NYC: Cool Air Is King Again

By , Expert Senior Meteorologist
May 29, 2014; 4:17 AM
Share |

After a few days of 80-degree F temperatures, cool air will hang around New York City through the end of the week.

Dry air has pushed in from the northeast and has shoved much of the low cloud bank to the south and west of the metro area on Thursday. Temperatures will peak in the upper 60s to near 70.

As a result, it may not be the most pleasant for hanging out on the beach and people who mind cool weather will be reaching for jackets and wearing long sleeves for comfort.

Patchy clouds will drift over the region Thursday night through Friday night, but there should be some opportunity to catch Manhattanhenge on one or both nights during the period.

A disturbance dropping in from the northwest may spark an afternoon shower on Friday.

AccuWeather.com MinuteCast™ has the minute-by-minute forecast for your exact location when showers and thunderstorms threaten. Type your city name, select MinuteCast™, and input your street address. On mobile, you can also use your GPS location.

Temperatures will recover to near seasonable levels this coming weekend. Temperatures at the end of May typically range from a low in the upper 50s to a high in the middle 70s.

RELATED:
Detailed New York City Forecast
New York Interactive Weather Radar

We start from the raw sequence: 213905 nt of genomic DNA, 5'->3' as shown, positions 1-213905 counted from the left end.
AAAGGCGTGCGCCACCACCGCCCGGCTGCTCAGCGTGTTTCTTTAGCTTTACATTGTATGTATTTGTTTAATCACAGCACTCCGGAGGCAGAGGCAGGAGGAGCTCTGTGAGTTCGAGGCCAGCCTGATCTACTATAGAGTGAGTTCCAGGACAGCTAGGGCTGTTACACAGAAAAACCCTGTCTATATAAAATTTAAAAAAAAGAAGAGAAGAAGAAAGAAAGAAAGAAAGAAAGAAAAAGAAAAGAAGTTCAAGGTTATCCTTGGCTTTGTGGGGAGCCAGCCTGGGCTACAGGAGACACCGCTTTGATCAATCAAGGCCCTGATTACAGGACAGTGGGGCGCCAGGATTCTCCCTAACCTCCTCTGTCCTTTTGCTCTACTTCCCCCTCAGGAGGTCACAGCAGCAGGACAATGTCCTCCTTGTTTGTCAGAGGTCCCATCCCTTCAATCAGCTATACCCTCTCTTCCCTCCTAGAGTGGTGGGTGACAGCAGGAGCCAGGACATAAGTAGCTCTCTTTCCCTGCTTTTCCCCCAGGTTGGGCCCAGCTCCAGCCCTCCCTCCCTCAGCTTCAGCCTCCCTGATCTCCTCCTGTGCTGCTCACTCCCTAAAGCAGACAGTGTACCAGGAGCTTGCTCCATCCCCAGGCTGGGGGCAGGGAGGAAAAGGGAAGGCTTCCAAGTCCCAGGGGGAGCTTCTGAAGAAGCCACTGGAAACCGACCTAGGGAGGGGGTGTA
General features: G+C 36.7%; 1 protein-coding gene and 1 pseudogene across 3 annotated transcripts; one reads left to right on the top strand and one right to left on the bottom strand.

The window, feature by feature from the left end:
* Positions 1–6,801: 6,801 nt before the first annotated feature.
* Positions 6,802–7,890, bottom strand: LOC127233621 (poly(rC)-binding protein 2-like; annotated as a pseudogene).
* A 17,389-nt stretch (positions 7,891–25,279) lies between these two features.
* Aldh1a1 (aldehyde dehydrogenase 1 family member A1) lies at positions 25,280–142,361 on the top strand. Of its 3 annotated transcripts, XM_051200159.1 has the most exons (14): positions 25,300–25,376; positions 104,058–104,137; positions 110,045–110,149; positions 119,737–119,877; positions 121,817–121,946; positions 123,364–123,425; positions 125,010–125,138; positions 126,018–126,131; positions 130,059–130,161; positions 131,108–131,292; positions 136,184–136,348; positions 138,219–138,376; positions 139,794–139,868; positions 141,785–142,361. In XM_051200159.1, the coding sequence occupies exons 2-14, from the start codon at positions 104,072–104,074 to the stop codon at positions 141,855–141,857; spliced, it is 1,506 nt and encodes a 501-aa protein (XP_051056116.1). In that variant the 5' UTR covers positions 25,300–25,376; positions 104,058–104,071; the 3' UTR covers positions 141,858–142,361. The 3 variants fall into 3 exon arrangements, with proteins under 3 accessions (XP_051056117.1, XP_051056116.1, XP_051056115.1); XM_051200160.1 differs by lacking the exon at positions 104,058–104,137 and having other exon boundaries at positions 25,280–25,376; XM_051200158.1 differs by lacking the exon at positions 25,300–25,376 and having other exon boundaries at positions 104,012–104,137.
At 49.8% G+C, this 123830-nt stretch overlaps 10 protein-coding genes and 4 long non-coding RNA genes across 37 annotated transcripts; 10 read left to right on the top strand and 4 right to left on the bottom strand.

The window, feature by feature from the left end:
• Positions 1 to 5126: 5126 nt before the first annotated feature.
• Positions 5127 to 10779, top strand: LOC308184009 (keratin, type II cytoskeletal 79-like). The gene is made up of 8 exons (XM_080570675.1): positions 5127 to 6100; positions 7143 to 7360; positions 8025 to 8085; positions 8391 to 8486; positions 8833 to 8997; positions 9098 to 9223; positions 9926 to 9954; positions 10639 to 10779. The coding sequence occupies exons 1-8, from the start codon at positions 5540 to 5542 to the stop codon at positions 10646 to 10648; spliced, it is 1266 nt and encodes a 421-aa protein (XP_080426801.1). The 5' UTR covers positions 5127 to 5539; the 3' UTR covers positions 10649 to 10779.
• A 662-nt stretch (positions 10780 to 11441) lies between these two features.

Forecast Temperature Maps

Comments

Comments left here should adhere to the AccuWeather.com Community Guidelines. Profanity, personal attacks, and spam will not be tolerated.

More Weather News

  • Death Toll Rises From Hiroshima Landslide

    August 21, 2014; 4:20 PM ET

    Rescue efforts are underway in Hiroshima, Japan, after several landslides buried people and caused severe damage on Wednesday morning, local time.

Loading...

Daily U.S. Extremes

past 24 hours

  Extreme Location
High N/A
Low N/A
Precip N/A

WeatherWhys®

This Day In Weather History

Fayetteville, NC (1983)
110 degrees, all-time high for the state.

Pueblo, CO (1984)
State fair was closed during vicious hailstorm. Nine people were hurt, one seriously. Damage totalled $40 million, and 500 light bulbs were broken by the hail.

Thunder Bay/ Lake Huron, MI (1863)
"One of the most violent hurricanes (wrong name) experienced by mariners for many years swept over Lake Huron, doing extensive damage to vessels." Ships lost sails and had masts taken off 30 feet above deck.